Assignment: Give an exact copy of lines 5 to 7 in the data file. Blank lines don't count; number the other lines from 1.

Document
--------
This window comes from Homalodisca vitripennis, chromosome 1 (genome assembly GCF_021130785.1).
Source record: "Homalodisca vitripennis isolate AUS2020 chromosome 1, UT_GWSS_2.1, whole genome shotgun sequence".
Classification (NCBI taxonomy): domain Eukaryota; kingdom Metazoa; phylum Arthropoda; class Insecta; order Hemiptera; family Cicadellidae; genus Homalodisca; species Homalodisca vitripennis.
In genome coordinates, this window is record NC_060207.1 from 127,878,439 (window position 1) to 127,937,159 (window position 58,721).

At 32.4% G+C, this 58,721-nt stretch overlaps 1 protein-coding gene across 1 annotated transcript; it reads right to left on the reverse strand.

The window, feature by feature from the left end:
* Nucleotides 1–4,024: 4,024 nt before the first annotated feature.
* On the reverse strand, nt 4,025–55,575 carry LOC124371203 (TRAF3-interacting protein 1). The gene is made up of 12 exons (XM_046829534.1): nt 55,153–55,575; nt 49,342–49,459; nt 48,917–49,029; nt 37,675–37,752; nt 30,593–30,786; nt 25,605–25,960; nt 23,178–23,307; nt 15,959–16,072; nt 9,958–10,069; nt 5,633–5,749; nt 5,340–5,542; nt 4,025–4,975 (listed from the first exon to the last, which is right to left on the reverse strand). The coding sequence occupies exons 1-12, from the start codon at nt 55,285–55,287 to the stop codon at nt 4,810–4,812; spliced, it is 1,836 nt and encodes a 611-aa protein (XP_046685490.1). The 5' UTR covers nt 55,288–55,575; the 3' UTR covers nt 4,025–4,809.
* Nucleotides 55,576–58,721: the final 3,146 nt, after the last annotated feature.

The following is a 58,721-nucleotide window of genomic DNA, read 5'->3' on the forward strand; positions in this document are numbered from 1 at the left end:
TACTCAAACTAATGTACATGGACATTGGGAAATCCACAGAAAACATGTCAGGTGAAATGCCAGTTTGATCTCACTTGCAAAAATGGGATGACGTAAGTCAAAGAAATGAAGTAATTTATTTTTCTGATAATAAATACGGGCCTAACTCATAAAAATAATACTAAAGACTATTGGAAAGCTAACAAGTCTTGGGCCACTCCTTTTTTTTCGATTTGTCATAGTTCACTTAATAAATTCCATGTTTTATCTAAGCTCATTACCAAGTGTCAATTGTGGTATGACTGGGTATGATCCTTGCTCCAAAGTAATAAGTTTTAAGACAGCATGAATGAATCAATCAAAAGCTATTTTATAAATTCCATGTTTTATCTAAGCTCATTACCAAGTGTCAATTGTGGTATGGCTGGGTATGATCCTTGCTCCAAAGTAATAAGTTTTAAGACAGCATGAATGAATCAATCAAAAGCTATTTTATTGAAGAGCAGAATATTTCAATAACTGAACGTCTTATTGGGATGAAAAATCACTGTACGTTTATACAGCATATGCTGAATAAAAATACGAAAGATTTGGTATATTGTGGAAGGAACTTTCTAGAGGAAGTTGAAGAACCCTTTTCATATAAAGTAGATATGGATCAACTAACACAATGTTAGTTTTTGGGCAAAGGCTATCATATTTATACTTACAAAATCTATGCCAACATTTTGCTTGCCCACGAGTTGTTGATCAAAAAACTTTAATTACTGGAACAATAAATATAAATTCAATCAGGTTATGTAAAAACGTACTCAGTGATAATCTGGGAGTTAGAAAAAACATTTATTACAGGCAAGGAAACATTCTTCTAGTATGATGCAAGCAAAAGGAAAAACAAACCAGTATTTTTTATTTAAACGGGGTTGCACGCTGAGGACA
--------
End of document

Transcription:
At 32.4% G+C, this 58,721-nt stretch overlaps 1 protein-coding gene across 1 annotated transcript; it reads right to left on the reverse strand.

The window, feature by feature from the left end:
* Nucleotides 1–4,024: 4,024 nt before the first annotated feature.